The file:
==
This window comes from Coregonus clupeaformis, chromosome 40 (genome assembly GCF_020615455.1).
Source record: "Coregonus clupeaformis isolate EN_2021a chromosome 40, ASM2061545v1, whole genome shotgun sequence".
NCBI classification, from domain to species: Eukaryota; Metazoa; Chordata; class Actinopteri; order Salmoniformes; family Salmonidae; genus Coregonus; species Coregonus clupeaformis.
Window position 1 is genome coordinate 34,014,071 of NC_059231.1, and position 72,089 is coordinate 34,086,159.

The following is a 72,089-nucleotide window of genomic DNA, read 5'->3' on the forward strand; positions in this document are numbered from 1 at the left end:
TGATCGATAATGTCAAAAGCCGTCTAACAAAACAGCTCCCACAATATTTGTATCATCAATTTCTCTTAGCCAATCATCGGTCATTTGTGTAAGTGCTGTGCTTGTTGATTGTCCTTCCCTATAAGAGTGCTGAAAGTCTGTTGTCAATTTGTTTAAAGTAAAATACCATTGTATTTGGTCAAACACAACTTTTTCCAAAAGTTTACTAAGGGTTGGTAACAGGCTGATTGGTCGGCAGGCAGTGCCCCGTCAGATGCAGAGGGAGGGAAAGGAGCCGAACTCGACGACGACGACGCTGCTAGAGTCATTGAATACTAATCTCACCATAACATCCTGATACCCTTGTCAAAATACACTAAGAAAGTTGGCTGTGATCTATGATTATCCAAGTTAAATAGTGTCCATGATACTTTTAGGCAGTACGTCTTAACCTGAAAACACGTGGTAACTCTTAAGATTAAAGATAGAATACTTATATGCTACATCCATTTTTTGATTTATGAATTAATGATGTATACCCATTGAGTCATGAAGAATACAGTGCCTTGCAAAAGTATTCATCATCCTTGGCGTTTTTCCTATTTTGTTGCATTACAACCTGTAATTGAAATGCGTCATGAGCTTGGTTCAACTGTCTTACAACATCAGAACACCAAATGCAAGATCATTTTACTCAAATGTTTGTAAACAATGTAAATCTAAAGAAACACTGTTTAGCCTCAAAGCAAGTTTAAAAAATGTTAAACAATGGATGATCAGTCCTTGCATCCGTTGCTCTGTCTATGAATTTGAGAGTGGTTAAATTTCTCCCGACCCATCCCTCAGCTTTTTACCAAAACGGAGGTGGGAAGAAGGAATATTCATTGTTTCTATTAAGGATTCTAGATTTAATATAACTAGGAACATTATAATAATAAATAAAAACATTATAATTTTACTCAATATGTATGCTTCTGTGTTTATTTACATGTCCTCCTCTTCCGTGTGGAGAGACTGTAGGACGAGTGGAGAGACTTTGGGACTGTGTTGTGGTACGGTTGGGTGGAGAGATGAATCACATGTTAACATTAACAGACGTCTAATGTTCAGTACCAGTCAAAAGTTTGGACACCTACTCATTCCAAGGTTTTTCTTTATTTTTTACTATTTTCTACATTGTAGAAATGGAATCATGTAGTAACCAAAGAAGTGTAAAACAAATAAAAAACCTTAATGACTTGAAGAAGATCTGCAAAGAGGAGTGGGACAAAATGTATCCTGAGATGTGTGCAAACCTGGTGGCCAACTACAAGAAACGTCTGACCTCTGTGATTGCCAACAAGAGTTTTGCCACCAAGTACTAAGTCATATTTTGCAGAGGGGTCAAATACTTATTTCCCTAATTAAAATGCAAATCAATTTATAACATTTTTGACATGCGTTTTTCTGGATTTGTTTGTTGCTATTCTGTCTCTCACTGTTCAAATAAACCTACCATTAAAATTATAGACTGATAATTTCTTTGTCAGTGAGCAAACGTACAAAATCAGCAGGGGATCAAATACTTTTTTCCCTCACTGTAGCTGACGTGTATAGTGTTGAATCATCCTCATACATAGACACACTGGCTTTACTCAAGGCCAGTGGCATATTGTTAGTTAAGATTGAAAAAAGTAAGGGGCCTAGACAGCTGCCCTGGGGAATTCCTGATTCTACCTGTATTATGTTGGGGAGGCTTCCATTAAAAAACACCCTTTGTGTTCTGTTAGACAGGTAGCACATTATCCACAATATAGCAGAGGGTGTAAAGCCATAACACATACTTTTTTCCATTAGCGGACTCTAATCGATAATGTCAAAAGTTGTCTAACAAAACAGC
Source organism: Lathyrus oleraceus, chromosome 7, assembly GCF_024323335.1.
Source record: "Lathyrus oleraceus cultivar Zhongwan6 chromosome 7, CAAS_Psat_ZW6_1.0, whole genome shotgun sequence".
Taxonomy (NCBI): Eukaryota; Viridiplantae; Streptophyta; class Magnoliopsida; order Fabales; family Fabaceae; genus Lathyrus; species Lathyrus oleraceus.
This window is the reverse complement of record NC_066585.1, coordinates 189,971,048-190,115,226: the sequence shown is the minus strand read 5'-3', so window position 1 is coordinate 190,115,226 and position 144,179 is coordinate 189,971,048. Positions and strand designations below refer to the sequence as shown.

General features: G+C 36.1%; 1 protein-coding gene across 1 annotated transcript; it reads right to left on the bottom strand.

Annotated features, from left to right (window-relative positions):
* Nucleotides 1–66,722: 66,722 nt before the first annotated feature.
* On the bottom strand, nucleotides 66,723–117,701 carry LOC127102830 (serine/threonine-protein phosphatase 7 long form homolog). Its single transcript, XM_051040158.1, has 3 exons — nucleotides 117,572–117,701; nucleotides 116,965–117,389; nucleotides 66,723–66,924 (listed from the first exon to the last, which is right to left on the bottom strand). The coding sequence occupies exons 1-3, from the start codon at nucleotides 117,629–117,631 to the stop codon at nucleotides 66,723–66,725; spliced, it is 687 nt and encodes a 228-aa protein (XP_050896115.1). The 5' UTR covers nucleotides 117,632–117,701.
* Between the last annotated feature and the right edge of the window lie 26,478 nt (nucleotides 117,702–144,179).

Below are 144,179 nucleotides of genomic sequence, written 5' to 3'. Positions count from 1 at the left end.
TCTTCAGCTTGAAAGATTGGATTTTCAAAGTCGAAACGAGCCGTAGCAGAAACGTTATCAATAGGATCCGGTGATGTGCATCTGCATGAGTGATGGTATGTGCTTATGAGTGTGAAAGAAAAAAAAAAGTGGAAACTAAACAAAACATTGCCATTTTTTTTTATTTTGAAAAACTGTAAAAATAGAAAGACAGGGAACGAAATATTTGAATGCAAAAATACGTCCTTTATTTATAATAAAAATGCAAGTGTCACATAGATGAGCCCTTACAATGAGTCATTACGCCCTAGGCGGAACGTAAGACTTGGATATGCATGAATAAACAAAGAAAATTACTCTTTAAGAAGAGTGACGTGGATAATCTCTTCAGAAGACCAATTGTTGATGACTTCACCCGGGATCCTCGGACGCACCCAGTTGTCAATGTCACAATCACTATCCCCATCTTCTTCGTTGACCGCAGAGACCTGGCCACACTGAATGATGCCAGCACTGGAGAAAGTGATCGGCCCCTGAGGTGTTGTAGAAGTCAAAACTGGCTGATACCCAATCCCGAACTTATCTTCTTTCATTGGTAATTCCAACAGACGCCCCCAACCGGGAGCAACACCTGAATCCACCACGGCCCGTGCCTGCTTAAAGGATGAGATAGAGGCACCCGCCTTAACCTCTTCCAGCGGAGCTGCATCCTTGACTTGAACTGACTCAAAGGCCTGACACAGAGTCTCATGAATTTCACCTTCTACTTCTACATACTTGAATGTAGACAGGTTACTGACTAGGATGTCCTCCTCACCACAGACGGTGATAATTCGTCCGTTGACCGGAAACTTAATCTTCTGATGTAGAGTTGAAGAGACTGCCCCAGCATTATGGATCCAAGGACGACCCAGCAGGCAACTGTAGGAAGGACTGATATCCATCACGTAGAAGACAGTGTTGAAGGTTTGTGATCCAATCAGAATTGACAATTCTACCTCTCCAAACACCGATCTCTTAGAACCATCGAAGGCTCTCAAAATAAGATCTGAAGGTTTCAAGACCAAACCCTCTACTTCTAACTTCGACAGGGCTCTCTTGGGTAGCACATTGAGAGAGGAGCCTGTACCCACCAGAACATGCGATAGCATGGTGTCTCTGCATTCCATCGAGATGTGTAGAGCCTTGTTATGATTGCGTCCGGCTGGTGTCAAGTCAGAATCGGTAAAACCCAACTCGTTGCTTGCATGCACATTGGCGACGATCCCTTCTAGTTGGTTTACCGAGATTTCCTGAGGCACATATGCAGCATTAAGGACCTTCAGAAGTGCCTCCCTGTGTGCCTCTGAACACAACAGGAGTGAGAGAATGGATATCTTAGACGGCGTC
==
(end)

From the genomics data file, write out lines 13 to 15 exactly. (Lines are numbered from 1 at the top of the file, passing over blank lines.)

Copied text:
* Nucleotides 1–66,722: 66,722 nt before the first annotated feature.
* On the bottom strand, nucleotides 66,723–117,701 carry LOC127102830 (serine/threonine-protein phosphatase 7 long form homolog). Its single transcript, XM_051040158.1, has 3 exons — nucleotides 117,572–117,701; nucleotides 116,965–117,389; nucleotides 66,723–66,924 (listed from the first exon to the last, which is right to left on the bottom strand). The coding sequence occupies exons 1-3, from the start codon at nucleotides 117,629–117,631 to the stop codon at nucleotides 66,723–66,725; spliced, it is 687 nt and encodes a 228-aa protein (XP_050896115.1). The 5' UTR covers nucleotides 117,632–117,701.
* Between the last annotated feature and the right edge of the window lie 26,478 nt (nucleotides 117,702–144,179).